EP and yours truly at Kettle Falls

Used my surly Moon Lander with 100 mm clown shoes and  Dillinger 5s ...worked awesome and as a package would be able to handle whatever conditions we may have encountered................. Canada is in the back ground   

Respite from the wind on another portage 
Still screened from the wind that was much stronger than the previous day, we leisurely cooked and ate breakfast, packing up and moving out around 11am. Upon riding out into the wind from our sheltered nest, it was apparent the forecast we were counting on was no where near that of which we were experiencing. On route, what started as crosswind would become a full blown, in your face, 28-30 below wind chill, head wind, the worst of which came in several bays on Namakan Lake. It wasn't all bad, the sun was shinning brightly and when we had the protection of the woods during the overland portages it was an enjoyable ride. We took a short detour to visit Kettle Falls, a remote outpost of sorts, complete with a hotel, and restaurant,as well as the dam known as Kettle falls,  too bad it's only open in the summer. From the falls we pushed on to our exit at Ash River visitor center battling the nasty head wind and warming up a bit where we could. We rode into the parking lot around 2:30 pm ,covering 80 miles of  lake ice and overland portages. Although not a massive undertaking, I had a fantastic time riding with two great companions on a new fat-bike route into the year it'll be bigger.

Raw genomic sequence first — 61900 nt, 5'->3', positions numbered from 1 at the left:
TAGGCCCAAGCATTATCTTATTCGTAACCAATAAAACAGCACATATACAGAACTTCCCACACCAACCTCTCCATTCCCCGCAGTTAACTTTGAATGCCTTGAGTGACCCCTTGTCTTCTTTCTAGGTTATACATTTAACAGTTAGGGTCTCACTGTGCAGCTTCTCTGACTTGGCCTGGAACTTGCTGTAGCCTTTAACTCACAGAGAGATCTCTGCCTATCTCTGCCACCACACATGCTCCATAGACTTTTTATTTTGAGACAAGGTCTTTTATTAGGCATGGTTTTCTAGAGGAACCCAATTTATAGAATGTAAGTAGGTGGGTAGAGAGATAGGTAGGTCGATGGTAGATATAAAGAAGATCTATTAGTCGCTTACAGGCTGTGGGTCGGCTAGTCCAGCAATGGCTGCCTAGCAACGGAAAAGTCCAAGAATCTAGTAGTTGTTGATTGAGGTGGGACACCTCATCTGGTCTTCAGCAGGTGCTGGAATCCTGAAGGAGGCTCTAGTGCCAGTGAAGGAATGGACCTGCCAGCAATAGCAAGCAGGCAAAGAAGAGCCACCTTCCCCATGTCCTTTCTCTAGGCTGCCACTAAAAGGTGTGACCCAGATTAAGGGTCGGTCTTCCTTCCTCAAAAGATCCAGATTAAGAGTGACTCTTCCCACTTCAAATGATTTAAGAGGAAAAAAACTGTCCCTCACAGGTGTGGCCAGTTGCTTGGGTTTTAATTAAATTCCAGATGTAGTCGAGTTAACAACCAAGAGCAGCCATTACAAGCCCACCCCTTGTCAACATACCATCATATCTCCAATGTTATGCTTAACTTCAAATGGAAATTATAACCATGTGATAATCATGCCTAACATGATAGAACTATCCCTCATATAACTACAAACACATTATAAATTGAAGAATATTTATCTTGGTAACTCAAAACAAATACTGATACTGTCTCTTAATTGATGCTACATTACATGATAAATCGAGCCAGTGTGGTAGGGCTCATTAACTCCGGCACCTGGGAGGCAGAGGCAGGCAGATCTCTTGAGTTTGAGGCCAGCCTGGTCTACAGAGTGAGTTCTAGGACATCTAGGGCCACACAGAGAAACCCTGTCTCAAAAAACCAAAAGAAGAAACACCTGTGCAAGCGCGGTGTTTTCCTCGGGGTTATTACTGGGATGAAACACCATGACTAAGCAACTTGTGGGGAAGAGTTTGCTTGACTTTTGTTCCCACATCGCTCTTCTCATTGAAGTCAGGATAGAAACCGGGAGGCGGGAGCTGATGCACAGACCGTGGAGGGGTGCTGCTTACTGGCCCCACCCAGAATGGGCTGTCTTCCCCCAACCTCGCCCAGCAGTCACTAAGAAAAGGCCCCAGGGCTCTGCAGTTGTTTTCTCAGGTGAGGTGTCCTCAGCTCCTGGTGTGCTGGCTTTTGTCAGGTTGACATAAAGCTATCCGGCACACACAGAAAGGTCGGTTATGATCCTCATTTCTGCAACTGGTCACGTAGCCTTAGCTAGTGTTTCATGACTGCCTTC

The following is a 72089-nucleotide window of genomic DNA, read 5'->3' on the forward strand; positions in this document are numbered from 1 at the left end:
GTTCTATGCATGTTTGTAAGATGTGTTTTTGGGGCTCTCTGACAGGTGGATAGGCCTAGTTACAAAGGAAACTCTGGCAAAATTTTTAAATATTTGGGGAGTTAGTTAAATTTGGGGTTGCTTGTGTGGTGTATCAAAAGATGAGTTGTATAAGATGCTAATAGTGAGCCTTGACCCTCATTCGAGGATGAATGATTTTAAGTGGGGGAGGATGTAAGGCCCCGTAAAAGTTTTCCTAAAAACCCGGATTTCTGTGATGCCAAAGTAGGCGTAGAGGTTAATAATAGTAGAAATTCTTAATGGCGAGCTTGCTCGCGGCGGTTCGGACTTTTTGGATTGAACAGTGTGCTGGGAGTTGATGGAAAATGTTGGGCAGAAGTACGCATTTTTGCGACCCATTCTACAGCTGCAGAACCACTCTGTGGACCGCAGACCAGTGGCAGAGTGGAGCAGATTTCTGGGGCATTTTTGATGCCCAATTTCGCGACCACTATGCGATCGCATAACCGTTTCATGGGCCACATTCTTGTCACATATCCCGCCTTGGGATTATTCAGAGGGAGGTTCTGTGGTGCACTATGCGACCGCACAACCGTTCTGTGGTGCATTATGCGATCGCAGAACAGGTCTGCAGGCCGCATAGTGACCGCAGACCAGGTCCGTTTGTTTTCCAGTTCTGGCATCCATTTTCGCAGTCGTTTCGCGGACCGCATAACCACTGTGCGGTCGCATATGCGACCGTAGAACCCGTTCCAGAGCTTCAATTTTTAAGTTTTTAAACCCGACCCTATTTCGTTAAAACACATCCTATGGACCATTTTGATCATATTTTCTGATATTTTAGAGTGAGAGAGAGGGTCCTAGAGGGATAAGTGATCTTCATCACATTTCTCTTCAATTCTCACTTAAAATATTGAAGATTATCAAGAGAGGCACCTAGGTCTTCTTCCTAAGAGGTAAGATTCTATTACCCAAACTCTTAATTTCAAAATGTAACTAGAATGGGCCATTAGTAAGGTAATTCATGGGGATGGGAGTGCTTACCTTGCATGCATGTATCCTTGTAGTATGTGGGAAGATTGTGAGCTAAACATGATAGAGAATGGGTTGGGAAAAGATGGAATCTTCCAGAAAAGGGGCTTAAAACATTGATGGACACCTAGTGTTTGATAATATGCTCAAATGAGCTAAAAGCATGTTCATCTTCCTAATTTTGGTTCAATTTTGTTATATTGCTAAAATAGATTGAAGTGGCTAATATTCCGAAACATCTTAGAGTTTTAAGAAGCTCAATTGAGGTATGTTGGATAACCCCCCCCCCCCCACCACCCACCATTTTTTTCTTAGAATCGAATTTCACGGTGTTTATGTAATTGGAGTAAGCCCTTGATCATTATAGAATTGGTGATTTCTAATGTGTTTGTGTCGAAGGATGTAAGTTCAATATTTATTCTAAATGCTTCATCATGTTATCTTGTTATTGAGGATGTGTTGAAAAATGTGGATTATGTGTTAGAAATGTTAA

This was one of the hardest bays to cross...either Mica or Johnson Bay

It's good to know which way you're going out here 

The finish line

D Rider...................out                  


  1. Just found this blog, one of the best reads on the web. I lived up that way 20 years ago and am amazed at all of the out of the way places in the Cities you have chronicled.

    1. thanks for the kind words Tman.....knowing folks might get something out of this blog is what keeps it going

  2. What a cool adventure! How do you keep your face shielded properly in those temps??

    1. the answer is I didn't. I had not anticipated it being this cold or windy and got a little bit of frost bite on my cheek and earlobe. In hindsight I should have brought a full face mask at a minimum some sort of neck gaiter would have been nice, or a thin balaclava. On the other hand I very rarely wear anything on my face above 0 deg f.